COVID response cost Denison $3.15M expense
The COVID-19 pandemic has been costly for many people as it has affected everything from employment to healthcare costs and physical well being. Cities and municipalities across the country are also reeling from the impacts, which total in the millions for many communities.
Denison spent more than $3.15 million in its efforts to combat and prevent the spread of the pandemic in 2020, officials have said.
The information came as a part of an update to the funding that the city received as a part of the CARES Act aimed at softening the blow from the pandemic. As a part of the act, Denison was allocated $1.4 million to offset the city's expenses related to the pandemic.
"We submitted more than enough to justify our $1.4 million to get our $1.4 million sent to us," Denison Assistant Parks and Recreation Director Kimberly Bowen said last week.
Bowen was tasked last year with overseeing the CARES Act funding for the city and submitting and documenting expenses related to pandemic response.
"At the onset of the public health emergency, staff implemented mitigation efforts to ensure the best protocols and measures were put into place at the most appropriate time," Bowen said.
The majority of the city's expense came in the form of payroll and manpower, with $2.91 million in expenses. It was not immediately clear if these expenses were just first responders and heath-related positions or if this included administrative costs related to city response.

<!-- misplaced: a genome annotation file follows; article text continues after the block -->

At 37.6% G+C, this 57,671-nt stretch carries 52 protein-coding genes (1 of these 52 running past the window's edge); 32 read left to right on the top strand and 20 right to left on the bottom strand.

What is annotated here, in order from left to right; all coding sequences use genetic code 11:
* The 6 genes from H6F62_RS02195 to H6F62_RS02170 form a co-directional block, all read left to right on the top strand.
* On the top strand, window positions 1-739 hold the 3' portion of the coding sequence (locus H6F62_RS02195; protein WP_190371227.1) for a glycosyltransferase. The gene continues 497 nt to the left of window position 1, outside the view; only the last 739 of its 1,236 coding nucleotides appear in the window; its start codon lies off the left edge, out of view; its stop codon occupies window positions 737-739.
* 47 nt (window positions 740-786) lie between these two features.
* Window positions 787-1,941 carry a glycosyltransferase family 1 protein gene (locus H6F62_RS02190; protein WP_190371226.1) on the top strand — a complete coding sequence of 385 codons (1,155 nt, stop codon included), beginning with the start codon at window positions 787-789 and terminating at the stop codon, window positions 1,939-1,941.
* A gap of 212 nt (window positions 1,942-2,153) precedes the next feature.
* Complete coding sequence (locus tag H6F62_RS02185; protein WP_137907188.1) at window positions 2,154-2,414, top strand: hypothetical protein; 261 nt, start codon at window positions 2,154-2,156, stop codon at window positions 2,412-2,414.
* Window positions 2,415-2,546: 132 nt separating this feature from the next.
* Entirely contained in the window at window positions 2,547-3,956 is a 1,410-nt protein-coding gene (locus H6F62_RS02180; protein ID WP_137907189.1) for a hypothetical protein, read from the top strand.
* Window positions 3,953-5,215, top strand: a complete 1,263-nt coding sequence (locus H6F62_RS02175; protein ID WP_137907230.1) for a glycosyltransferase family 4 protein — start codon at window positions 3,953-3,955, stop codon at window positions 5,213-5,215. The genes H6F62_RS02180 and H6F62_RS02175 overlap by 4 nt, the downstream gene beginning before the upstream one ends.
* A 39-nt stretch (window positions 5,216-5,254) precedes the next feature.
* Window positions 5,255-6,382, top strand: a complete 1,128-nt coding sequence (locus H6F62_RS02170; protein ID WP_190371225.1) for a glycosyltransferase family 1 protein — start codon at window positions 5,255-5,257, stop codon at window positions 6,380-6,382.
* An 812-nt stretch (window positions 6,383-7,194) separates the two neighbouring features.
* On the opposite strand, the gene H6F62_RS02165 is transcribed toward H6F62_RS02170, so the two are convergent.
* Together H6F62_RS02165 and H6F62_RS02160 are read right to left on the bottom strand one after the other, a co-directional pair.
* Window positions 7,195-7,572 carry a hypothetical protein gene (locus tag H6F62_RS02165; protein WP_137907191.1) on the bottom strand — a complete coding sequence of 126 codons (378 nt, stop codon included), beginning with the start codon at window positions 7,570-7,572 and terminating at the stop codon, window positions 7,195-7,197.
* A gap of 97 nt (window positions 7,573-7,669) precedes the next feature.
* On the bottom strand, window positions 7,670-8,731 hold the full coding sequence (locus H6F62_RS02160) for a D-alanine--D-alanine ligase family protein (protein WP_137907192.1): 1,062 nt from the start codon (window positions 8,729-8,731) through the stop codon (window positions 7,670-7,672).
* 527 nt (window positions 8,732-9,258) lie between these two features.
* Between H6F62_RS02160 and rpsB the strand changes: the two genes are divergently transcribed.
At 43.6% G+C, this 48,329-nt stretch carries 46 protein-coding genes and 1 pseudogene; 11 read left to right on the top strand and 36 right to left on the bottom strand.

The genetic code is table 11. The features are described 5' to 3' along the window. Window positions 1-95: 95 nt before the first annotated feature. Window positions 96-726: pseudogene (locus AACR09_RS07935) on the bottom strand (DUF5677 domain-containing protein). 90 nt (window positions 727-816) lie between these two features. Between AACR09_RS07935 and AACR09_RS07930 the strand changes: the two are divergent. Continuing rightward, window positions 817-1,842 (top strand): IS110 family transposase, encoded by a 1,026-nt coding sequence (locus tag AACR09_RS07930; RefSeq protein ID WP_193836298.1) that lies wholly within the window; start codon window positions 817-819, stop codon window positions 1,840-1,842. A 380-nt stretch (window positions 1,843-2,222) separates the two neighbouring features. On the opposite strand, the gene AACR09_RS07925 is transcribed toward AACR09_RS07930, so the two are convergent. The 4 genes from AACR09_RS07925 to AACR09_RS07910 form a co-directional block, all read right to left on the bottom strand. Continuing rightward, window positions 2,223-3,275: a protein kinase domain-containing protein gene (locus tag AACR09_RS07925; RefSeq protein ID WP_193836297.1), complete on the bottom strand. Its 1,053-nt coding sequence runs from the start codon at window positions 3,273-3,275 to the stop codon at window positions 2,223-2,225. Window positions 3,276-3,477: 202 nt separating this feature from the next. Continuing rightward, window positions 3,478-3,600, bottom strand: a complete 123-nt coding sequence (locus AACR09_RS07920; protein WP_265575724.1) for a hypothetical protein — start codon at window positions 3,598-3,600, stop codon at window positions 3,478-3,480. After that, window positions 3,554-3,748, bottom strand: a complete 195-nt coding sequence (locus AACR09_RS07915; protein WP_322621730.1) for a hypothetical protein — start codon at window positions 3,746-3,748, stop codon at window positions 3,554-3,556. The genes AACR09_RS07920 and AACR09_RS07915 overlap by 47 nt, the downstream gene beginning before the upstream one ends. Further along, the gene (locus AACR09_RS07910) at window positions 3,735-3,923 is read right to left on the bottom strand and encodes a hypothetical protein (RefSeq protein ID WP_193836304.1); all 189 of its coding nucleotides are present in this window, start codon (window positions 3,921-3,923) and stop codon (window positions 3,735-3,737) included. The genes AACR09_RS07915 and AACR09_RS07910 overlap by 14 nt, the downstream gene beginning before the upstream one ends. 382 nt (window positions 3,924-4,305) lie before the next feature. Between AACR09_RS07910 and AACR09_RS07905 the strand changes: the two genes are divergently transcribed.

Other expenses related to equipment or facility upgrades related to infection prevention. Doors on some city facilities, including the senior center, were upgraded to include touch-less entry. A funds were also used to purchase a walk-in freezer for Meal on Wheels in addition to new UV sanitation equipment.
Meanwhile, laptops and mobile internet hotspots allowed employees to continue working from home. The city also used these funds to partner with the Denison Independent School District of a 25 percent matching grant for laptops and hotspots for students who were studying remotely.
The city was allowed to allocate up to 25 percent of its $1.4 million for other expenses and programs related to community and individual assistance. However, the city fell short of meeting that 25 percent cap.
The city partnered with multiple community and groups and churches who already operated assistance programs to help coordinate and facilitate this assistance. The city ultimately was able to distribute $75,000 in assistance through these community partners, with the Salvation Army making up the largest percentage with $30,000.
This has left the city with $1.75 million in expenses that have not been offset by the CARES Act, Bowen said. The city still submitted these expenses in case additional funds become available.
"It was such a long process to get everything approved that I threw everything but the kitchen sink at them," she said.